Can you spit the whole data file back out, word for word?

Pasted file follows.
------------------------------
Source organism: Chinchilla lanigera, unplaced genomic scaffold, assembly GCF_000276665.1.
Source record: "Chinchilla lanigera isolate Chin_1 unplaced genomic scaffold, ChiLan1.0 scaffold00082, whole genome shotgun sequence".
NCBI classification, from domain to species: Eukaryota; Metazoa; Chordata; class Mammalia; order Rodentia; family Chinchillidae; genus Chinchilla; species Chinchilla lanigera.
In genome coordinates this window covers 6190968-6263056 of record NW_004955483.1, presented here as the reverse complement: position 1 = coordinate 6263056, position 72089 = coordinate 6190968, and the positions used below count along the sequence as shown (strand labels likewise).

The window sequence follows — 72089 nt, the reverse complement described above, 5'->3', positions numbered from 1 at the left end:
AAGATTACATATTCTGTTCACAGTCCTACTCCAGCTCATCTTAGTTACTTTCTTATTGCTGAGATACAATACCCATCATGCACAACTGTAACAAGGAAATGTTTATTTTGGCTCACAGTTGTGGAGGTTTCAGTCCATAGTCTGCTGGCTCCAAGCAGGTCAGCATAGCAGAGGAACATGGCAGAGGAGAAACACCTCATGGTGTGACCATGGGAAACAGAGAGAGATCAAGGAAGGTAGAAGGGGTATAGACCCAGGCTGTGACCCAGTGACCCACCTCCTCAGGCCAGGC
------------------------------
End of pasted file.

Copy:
Source organism: Chinchilla lanigera, unplaced genomic scaffold, assembly GCF_000276665.1.
Source record: "Chinchilla lanigera isolate Chin_1 unplaced genomic scaffold, ChiLan1.0 scaffold00082, whole genome shotgun sequence".
NCBI classification, from domain to species: Eukaryota; Metazoa; Chordata; class Mammalia; order Rodentia; family Chinchillidae; genus Chinchilla; species Chinchilla lanigera.
In genome coordinates this window covers 6190968-6263056 of record NW_004955483.1, presented here as the reverse complement: position 1 = coordinate 6263056, position 72089 = coordinate 6190968, and the positions used below count along the sequence as shown (strand labels likewise).

The window sequence follows — 72089 nt, the reverse complement described above, 5'->3', positions numbered from 1 at the left end:
AAGATTACATATTCTGTTCACAGTCCTACTCCAGCTCATCTTAGTTACTTTCTTATTGCTGAGATACAATACCCATCATGCACAACTGTAACAAGGAAATGTTTATTTTGGCTCACAGTTGTGGAGGTTTCAGTCCATAGTCTGCTGGCTCCAAGCAGGTCAGCATAGCAGAGGAACATGGCAGAGGAGAAACACCTCATGGTGTGACCATGGGAAACAGAGAGAGATCAAGGAAGGTAGAAGGGGTATAGACCCAGGCTGTGACCCAGTGACCCACCTCCTCAGGCCAGGC